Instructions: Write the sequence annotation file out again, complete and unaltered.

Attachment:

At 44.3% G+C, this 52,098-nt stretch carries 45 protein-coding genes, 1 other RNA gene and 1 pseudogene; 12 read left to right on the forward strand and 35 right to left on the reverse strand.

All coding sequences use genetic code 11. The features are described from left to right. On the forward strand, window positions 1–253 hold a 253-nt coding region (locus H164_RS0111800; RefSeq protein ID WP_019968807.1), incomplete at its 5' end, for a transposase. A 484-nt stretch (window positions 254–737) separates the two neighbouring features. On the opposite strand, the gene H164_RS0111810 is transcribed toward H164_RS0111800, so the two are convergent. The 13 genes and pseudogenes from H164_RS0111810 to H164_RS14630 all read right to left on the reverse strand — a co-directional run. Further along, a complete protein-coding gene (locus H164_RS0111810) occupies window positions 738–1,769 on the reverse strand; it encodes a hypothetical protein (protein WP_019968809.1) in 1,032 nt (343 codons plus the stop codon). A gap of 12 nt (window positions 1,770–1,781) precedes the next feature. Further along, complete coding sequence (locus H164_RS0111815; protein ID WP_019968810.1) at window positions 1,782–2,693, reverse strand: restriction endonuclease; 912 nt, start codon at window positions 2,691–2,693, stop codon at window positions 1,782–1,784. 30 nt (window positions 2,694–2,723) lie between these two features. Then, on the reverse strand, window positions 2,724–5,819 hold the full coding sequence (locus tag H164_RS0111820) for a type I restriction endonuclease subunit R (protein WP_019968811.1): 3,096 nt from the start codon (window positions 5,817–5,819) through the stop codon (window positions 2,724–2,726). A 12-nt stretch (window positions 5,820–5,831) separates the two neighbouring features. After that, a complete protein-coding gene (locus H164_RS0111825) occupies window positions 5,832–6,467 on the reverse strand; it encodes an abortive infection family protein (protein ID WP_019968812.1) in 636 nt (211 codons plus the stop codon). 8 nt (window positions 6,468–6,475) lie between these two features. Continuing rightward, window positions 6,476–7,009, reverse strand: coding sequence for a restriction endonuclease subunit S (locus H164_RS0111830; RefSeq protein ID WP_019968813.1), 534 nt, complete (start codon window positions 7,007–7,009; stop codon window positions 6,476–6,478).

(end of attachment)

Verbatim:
At 44.3% G+C, this 52,098-nt stretch carries 45 protein-coding genes, 1 other RNA gene and 1 pseudogene; 12 read left to right on the forward strand and 35 right to left on the reverse strand.

All coding sequences use genetic code 11. The features are described from left to right. On the forward strand, window positions 1–253 hold a 253-nt coding region (locus H164_RS0111800; RefSeq protein ID WP_019968807.1), incomplete at its 5' end, for a transposase. A 484-nt stretch (window positions 254–737) separates the two neighbouring features. On the opposite strand, the gene H164_RS0111810 is transcribed toward H164_RS0111800, so the two are convergent. The 13 genes and pseudogenes from H164_RS0111810 to H164_RS14630 all read right to left on the reverse strand — a co-directional run. Further along, a complete protein-coding gene (locus H164_RS0111810) occupies window positions 738–1,769 on the reverse strand; it encodes a hypothetical protein (protein WP_019968809.1) in 1,032 nt (343 codons plus the stop codon). A gap of 12 nt (window positions 1,770–1,781) precedes the next feature. Further along, complete coding sequence (locus H164_RS0111815; protein ID WP_019968810.1) at window positions 1,782–2,693, reverse strand: restriction endonuclease; 912 nt, start codon at window positions 2,691–2,693, stop codon at window positions 1,782–1,784. 30 nt (window positions 2,694–2,723) lie between these two features. Then, on the reverse strand, window positions 2,724–5,819 hold the full coding sequence (locus tag H164_RS0111820) for a type I restriction endonuclease subunit R (protein WP_019968811.1): 3,096 nt from the start codon (window positions 5,817–5,819) through the stop codon (window positions 2,724–2,726). A 12-nt stretch (window positions 5,820–5,831) separates the two neighbouring features. After that, a complete protein-coding gene (locus H164_RS0111825) occupies window positions 5,832–6,467 on the reverse strand; it encodes an abortive infection family protein (protein ID WP_019968812.1) in 636 nt (211 codons plus the stop codon). 8 nt (window positions 6,468–6,475) lie between these two features. Continuing rightward, window positions 6,476–7,009, reverse strand: coding sequence for a restriction endonuclease subunit S (locus H164_RS0111830; RefSeq protein ID WP_019968813.1), 534 nt, complete (start codon window positions 7,007–7,009; stop codon window positions 6,476–6,478).